Wednesday 6 August 2008

Legal Issues from the JISC Innovation Forum (JIF)

Another thing that the Open Access overview highlighted is that OA is not limited to literature. It can apply to any digital content including raw and semi-raw data.

This reminded me of some of the discussion at the recent JISC Innovation Forum (JIF). The event was split into three themes and I was attending Theme b: Research data - Whose problem is it? The first session in our theme was ‘legal and policy issues’. The session took the form of a debate where Charles Oppenheim and I were debating the motion:

“Curating and sharing research data is best done where the researcher’s institution asserts IPR claims over the data”.

Charles was speaking for the motion and I was against. An open approach to data featured heavily in both the initial debate and the group discussion that followed.

A very brief summary of my argument in the debate is:

1. It is often best that IPR is not asserted because:

a. Often there is no IPR to assert in the data. Facts are not copyrightable therefore data that is merely fact is not copyrightable. We must also consider the database right but it should be noted that this is not as wide reaching as initially thought and covers databases not data.

b. Where IPRs do exist in the data, collaborations involving different jurisdictions, large numbers of institutions etc can make unravelling the ownership of those rights complicated. Large amounts of resources are spent/wasted agreeing these.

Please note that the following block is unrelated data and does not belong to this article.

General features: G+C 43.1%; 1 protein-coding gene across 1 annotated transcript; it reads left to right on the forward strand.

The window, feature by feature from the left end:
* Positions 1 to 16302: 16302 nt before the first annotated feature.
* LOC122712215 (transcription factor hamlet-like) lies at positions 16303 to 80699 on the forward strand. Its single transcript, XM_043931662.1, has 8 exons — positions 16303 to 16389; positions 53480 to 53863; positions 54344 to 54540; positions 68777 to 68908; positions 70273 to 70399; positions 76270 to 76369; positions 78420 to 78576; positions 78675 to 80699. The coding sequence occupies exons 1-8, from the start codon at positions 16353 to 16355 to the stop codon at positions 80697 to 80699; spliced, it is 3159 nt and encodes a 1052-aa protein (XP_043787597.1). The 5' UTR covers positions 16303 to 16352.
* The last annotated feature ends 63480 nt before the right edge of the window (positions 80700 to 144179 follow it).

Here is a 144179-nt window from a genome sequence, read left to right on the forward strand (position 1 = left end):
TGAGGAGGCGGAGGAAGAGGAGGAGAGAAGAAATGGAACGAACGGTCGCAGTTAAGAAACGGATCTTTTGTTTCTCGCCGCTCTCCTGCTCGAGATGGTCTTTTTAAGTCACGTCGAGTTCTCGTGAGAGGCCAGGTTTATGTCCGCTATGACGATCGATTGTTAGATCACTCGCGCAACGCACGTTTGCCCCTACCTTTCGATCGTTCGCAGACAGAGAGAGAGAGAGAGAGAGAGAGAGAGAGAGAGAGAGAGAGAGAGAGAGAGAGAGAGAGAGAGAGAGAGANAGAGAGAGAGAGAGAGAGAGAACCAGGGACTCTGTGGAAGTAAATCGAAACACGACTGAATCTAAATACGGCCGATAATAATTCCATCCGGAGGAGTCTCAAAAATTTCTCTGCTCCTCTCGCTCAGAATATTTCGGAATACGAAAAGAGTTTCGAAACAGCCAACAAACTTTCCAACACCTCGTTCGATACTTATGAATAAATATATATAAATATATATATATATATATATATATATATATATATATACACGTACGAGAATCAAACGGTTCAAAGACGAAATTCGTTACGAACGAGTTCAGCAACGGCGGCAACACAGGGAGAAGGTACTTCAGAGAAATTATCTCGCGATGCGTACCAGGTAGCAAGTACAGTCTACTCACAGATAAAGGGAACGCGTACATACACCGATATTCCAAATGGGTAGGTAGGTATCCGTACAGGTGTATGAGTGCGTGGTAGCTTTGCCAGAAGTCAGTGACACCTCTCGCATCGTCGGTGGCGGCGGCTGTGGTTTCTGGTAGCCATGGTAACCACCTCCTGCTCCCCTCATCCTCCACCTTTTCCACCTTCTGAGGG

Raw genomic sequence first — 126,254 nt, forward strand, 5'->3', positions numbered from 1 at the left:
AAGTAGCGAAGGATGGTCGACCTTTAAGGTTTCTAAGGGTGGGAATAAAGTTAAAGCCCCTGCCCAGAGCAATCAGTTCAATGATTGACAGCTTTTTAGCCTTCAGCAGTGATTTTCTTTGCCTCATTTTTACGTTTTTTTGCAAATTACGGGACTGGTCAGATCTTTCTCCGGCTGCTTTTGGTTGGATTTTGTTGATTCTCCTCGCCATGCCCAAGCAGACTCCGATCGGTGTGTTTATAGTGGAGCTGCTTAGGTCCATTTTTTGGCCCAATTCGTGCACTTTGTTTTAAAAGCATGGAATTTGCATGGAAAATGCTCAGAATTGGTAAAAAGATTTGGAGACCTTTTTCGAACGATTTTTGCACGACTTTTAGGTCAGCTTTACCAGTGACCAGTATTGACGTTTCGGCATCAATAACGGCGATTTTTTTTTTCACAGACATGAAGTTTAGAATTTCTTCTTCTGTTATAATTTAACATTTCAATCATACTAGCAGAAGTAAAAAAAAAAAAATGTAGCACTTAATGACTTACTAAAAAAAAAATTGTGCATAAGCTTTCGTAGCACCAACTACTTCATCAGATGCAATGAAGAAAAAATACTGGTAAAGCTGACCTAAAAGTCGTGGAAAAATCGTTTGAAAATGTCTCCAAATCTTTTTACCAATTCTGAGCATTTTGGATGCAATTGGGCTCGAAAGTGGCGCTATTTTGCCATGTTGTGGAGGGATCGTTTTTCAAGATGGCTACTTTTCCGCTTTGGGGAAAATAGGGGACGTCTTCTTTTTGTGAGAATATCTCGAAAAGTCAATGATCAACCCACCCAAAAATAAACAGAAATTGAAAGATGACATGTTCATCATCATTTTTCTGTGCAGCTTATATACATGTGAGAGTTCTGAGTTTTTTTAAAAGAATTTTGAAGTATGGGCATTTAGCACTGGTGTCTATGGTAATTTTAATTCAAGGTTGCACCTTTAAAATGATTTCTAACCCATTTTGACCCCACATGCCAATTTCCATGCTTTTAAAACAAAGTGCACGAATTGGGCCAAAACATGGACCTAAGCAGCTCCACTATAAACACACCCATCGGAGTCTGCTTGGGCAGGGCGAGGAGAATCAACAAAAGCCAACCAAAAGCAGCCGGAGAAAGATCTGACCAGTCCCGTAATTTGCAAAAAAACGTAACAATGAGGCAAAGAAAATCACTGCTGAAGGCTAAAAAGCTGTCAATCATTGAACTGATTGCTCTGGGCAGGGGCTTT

c. Open data has distinct advantages for downstream innovation. Look at the example of US public data. Science Commons now advocating waiving all rights and placing data in the public domain.

2. Answering counter argument of - don't we need IPRs as incentive to create? Well, in academic circles it is often more about attribution than economic advantage. As data merged and new data created this becomes more difficult. Answer for attribution lies in technology not IPR.

Mahendra Mahey kindly produced notes from the session (including coverage of Charles’ argument for the motion) which you can find by clicking on the link on the Legal and Policy Issues home page or by linking directly here.

What do you think? Do you agree with my argument (some of which is overstated for the purposes of the debate)? Or do you notice some flaws? I’m particularly interested in your thoughts on the legal aspects of sharing data.

No comments: